Paris, who had only one eye, served as a garage-hand. He was hitting bolts, when a piece of metal pierced his good eye, rendering Paris completely blind.
At trial: standard of care required in duty to worker was breached because of Paris' specific circumstances (having one eye).
On appeal: standard of care was not breached; circumstance of the individual (having one-eye) is irrelevant.
Did the employer meet the necessary standard of care when it did not provide goggles to Paris?
Employers have a duty to take reasonable care for worker safety with particular regard to each of their employees’ circumstances.
Duty of an employer towards his servant is to take reasonable care for the servant’s safety in all the circumstances of the case.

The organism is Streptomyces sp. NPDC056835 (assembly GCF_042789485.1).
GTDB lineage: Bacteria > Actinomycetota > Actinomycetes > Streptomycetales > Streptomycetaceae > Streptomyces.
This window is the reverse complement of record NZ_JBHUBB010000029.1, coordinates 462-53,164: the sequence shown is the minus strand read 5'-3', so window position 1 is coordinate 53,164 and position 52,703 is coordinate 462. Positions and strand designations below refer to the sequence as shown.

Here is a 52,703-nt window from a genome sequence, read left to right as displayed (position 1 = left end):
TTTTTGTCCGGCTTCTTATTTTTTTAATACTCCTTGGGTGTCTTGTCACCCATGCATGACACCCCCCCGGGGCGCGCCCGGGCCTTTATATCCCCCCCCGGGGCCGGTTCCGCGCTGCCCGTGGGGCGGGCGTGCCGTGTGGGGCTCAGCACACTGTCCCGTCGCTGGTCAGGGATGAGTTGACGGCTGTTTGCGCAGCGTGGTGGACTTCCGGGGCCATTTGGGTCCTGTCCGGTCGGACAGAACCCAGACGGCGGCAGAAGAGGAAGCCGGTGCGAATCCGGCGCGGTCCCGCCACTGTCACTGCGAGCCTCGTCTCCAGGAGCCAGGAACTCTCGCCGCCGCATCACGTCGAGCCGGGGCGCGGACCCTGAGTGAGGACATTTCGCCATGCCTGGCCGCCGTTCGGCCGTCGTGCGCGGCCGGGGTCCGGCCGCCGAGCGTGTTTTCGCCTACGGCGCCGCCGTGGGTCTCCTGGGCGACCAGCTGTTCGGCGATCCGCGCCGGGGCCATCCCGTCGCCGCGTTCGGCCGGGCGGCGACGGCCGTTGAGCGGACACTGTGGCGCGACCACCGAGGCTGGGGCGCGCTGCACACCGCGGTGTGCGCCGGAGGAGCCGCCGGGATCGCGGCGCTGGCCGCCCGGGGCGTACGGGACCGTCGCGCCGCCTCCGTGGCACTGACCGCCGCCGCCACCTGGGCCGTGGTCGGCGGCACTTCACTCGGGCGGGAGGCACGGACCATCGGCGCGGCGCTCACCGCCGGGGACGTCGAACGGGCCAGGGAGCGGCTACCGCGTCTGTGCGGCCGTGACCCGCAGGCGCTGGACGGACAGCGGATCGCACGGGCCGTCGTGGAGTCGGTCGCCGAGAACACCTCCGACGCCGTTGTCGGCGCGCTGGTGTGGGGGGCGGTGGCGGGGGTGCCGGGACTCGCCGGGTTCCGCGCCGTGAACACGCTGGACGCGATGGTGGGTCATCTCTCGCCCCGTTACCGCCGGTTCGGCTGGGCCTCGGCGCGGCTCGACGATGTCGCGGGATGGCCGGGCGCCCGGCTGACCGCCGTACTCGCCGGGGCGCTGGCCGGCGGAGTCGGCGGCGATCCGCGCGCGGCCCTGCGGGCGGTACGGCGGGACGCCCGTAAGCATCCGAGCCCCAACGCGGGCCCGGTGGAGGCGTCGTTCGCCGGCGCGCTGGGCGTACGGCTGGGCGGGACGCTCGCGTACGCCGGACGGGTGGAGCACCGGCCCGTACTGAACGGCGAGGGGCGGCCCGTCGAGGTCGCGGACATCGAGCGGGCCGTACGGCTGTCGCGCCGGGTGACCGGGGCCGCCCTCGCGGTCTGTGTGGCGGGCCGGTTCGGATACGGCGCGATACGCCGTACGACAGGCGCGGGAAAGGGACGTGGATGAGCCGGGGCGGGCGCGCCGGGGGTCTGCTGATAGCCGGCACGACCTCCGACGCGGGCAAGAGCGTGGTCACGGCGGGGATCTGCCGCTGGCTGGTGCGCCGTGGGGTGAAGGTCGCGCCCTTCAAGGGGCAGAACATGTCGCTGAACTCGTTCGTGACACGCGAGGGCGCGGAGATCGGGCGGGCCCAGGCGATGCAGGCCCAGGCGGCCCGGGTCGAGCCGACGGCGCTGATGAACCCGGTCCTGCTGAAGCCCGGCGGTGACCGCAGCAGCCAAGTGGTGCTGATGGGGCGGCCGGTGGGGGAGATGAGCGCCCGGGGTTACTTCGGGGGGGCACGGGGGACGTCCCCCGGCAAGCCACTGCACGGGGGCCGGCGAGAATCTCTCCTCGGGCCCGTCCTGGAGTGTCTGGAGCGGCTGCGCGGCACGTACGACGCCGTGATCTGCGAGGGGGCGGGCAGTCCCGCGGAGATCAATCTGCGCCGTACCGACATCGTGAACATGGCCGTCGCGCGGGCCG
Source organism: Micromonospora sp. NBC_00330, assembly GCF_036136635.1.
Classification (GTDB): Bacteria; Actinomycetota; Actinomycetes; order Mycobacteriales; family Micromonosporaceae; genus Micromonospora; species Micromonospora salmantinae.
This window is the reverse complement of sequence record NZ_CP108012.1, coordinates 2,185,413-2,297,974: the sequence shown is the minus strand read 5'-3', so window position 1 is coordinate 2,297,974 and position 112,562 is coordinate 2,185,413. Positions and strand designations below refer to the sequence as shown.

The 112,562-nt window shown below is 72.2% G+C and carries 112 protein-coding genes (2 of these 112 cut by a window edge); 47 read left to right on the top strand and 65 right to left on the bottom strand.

** Having one eye is a circumstances in determining precautions
The standard of care is that which an ordinarily prudent employer would take in all the circumstances. In this case:
** Would a reasonable employer supply goggles to a one-eyed workman whose job is to knock bolts out of a chassis with a steel hammer where the chassis is elevated on a ramp at eye level? Yes.
** Must weigh the risk of injury and the extent of the damage in deciding what a reasonable employer would do.
** The duty depends on the occupation: If the occupation is more dangerous, there is more duty of care. The more serious the damage if an accident occurs, the more precautions must be taken.
** In this case, if there is no duty to provide goggles for two-eyed workers, there should not be a duty to provide them to one-eyed workers.
*** 1. The employer was not negligent it not providing goggles to all workers. It was not commonly done; therefore reasonable person/employer test applies;
*** 2 The risk of eye injury to anyone was remote.
Appeal allowed. Judgement in favour Paris.